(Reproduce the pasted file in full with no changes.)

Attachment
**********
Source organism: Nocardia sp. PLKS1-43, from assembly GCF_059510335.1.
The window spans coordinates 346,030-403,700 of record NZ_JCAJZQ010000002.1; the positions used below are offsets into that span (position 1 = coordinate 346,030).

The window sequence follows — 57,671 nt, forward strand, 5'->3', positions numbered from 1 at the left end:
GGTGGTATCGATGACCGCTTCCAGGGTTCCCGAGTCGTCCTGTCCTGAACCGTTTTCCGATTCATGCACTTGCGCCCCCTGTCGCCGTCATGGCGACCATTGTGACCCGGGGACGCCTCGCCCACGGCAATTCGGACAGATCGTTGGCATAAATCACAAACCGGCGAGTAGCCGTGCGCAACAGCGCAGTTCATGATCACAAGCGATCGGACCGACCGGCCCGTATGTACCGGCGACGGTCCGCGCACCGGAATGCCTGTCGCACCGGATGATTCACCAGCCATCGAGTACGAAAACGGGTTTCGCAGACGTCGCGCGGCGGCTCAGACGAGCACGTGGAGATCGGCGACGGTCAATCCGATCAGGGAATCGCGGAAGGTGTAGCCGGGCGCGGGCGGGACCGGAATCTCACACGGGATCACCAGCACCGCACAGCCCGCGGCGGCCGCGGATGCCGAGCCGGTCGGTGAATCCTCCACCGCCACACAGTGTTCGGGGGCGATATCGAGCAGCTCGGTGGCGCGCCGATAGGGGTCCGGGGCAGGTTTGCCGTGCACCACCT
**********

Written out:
Source organism: Nocardia sp. PLKS1-43, from assembly GCF_059510335.1.
The window spans coordinates 346,030-403,700 of record NZ_JCAJZQ010000002.1; the positions used below are offsets into that span (position 1 = coordinate 346,030).

The window sequence follows — 57,671 nt, forward strand, 5'->3', positions numbered from 1 at the left end:
GGTGGTATCGATGACCGCTTCCAGGGTTCCCGAGTCGTCCTGTCCTGAACCGTTTTCCGATTCATGCACTTGCGCCCCCTGTCGCCGTCATGGCGACCATTGTGACCCGGGGACGCCTCGCCCACGGCAATTCGGACAGATCGTTGGCATAAATCACAAACCGGCGAGTAGCCGTGCGCAACAGCGCAGTTCATGATCACAAGCGATCGGACCGACCGGCCCGTATGTACCGGCGACGGTCCGCGCACCGGAATGCCTGTCGCACCGGATGATTCACCAGCCATCGAGTACGAAAACGGGTTTCGCAGACGTCGCGCGGCGGCTCAGACGAGCACGTGGAGATCGGCGACGGTCAATCCGATCAGGGAATCGCGGAAGGTGTAGCCGGGCGCGGGCGGGACCGGAATCTCACACGGGATCACCAGCACCGCACAGCCCGCGGCGGCCGCGGATGCCGAGCCGGTCGGTGAATCCTCCACCGCCACACAGTGTTCGGGGGCGATATCGAGCAGCTCGGTGGCGCGCCGATAGGGGTCCGGGGCAGGTTTGCCGTGCACCACCT